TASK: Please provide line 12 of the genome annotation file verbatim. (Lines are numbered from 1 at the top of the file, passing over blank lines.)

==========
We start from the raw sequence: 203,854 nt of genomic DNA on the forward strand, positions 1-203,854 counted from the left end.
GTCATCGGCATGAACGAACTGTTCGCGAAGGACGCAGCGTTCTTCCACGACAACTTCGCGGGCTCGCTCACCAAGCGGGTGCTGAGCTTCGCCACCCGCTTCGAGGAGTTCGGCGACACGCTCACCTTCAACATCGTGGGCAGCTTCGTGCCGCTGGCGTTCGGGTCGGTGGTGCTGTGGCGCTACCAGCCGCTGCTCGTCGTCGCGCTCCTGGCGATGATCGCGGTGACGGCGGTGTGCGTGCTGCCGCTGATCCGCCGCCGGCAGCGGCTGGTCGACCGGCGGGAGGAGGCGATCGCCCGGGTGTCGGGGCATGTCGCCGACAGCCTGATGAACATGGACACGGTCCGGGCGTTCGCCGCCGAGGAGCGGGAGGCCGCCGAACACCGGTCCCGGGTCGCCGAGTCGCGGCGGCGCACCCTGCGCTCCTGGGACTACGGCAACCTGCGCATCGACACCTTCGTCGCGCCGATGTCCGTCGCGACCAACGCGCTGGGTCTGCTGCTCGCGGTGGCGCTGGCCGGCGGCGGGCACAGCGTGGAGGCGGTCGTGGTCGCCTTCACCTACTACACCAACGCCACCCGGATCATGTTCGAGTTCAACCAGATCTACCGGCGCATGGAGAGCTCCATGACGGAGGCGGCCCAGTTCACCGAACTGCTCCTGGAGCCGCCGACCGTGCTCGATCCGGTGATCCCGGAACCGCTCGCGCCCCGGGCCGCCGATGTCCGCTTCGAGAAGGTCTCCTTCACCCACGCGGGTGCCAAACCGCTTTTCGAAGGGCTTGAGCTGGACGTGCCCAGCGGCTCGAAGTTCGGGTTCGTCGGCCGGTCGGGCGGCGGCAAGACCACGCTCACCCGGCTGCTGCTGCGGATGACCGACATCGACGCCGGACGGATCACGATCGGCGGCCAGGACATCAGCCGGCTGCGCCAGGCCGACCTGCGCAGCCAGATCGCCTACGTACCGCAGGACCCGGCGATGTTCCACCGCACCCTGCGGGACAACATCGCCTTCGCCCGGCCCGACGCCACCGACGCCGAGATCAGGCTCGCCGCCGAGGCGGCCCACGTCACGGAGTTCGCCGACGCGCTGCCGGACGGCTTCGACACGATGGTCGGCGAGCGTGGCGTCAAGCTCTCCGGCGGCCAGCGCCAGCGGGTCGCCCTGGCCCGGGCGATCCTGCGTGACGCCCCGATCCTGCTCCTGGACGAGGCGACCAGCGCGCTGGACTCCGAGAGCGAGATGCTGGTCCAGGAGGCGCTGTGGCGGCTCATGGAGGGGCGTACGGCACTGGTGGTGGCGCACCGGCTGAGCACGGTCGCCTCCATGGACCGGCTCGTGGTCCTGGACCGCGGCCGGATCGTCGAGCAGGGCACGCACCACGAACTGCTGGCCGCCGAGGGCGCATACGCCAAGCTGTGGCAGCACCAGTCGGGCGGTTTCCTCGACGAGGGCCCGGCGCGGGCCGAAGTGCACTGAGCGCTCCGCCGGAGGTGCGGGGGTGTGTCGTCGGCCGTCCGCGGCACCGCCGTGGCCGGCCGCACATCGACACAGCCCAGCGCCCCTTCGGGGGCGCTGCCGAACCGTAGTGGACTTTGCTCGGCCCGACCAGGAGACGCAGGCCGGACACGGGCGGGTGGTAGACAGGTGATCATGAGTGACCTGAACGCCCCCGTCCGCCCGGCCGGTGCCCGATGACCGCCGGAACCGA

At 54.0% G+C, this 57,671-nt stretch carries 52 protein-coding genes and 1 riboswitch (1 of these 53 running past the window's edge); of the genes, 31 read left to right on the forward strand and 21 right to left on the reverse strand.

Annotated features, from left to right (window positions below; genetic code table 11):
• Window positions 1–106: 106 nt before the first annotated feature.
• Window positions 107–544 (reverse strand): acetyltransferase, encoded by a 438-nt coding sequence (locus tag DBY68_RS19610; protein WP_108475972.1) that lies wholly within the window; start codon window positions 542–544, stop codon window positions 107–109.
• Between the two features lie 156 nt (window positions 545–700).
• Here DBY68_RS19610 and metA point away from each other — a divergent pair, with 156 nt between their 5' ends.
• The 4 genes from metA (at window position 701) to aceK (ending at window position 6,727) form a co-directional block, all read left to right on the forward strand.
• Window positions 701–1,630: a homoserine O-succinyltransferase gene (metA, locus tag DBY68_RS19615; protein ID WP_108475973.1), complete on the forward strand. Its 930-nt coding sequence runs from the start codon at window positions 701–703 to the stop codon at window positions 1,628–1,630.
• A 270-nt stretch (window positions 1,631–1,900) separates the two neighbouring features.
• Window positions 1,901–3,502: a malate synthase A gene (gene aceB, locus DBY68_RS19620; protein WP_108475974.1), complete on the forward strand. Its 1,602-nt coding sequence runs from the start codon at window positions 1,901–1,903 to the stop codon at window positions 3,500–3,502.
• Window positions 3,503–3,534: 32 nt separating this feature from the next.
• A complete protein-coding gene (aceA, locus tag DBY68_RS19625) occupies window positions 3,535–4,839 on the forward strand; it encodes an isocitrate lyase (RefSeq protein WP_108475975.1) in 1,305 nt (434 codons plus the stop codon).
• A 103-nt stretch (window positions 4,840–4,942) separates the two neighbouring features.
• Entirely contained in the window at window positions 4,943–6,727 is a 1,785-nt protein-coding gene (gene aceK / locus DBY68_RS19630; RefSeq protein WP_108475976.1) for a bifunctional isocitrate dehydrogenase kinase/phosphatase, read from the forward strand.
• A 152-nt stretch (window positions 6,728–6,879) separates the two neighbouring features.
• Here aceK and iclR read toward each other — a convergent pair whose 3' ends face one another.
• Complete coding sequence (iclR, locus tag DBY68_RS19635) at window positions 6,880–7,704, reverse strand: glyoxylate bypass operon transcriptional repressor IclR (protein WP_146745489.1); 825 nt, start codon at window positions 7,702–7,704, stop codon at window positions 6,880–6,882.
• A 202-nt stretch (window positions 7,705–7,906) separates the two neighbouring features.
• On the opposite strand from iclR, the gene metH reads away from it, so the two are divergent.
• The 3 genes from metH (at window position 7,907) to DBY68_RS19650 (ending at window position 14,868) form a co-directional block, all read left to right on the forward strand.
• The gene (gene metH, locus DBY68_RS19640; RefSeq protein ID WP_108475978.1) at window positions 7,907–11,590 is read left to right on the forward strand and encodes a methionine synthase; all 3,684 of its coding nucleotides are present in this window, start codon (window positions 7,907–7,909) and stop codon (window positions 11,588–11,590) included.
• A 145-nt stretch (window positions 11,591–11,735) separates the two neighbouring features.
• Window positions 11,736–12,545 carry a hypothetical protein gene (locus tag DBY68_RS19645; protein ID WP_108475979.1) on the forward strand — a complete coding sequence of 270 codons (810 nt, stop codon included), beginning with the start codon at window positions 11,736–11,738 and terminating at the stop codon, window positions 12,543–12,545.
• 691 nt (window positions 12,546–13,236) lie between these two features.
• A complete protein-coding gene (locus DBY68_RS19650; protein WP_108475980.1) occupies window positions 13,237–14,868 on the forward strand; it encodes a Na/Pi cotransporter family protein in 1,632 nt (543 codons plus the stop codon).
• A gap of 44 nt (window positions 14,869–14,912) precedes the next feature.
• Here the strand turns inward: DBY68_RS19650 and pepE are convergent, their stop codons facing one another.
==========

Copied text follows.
• Window positions 1,901–3,502: a malate synthase A gene (gene aceB, locus DBY68_RS19620; protein WP_108475974.1), complete on the forward strand. Its 1,602-nt coding sequence runs from the start codon at window positions 1,901–1,903 to the stop codon at window positions 3,500–3,502.